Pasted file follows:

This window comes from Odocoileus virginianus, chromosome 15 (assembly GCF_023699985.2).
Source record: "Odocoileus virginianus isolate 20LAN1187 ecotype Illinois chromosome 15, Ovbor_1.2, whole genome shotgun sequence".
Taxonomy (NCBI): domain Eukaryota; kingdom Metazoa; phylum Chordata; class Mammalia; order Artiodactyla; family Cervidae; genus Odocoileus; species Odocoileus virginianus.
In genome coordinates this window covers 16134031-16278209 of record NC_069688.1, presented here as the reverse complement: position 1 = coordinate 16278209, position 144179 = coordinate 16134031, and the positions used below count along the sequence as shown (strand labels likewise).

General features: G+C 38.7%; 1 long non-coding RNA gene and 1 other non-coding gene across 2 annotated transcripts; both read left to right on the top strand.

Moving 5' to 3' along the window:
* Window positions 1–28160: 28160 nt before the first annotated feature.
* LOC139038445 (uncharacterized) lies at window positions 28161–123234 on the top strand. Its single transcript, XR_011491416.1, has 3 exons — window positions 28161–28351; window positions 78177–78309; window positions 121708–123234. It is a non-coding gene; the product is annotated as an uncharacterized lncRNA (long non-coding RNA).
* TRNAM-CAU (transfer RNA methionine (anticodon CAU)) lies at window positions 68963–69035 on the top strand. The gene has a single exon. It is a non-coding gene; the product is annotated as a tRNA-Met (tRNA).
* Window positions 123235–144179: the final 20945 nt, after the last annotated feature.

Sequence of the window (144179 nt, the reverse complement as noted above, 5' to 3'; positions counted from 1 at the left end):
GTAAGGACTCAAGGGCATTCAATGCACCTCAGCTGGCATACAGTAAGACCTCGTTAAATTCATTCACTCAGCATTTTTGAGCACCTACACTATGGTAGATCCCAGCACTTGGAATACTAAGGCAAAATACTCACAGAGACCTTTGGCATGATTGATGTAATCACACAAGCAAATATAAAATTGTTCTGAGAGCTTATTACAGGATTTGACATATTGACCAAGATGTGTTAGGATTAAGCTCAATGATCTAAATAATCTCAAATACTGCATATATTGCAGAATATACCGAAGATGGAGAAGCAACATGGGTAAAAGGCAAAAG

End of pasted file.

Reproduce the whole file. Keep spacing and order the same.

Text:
This window comes from Odocoileus virginianus, chromosome 15 (assembly GCF_023699985.2).
Source record: "Odocoileus virginianus isolate 20LAN1187 ecotype Illinois chromosome 15, Ovbor_1.2, whole genome shotgun sequence".
Taxonomy (NCBI): domain Eukaryota; kingdom Metazoa; phylum Chordata; class Mammalia; order Artiodactyla; family Cervidae; genus Odocoileus; species Odocoileus virginianus.
In genome coordinates this window covers 16134031-16278209 of record NC_069688.1, presented here as the reverse complement: position 1 = coordinate 16278209, position 144179 = coordinate 16134031, and the positions used below count along the sequence as shown (strand labels likewise).

General features: G+C 38.7%; 1 long non-coding RNA gene and 1 other non-coding gene across 2 annotated transcripts; both read left to right on the top strand.

Moving 5' to 3' along the window:
* Window positions 1–28160: 28160 nt before the first annotated feature.
* LOC139038445 (uncharacterized) lies at window positions 28161–123234 on the top strand. Its single transcript, XR_011491416.1, has 3 exons — window positions 28161–28351; window positions 78177–78309; window positions 121708–123234. It is a non-coding gene; the product is annotated as an uncharacterized lncRNA (long non-coding RNA).
* TRNAM-CAU (transfer RNA methionine (anticodon CAU)) lies at window positions 68963–69035 on the top strand. The gene has a single exon. It is a non-coding gene; the product is annotated as a tRNA-Met (tRNA).
* Window positions 123235–144179: the final 20945 nt, after the last annotated feature.

Sequence of the window (144179 nt, the reverse complement as noted above, 5' to 3'; positions counted from 1 at the left end):
GTAAGGACTCAAGGGCATTCAATGCACCTCAGCTGGCATACAGTAAGACCTCGTTAAATTCATTCACTCAGCATTTTTGAGCACCTACACTATGGTAGATCCCAGCACTTGGAATACTAAGGCAAAATACTCACAGAGACCTTTGGCATGATTGATGTAATCACACAAGCAAATATAAAATTGTTCTGAGAGCTTATTACAGGATTTGACATATTGACCAAGATGTGTTAGGATTAAGCTCAATGATCTAAATAATCTCAAATACTGCATATATTGCAGAATATACCGAAGATGGAGAAGCAACATGGGTAAAAGGCAAAAG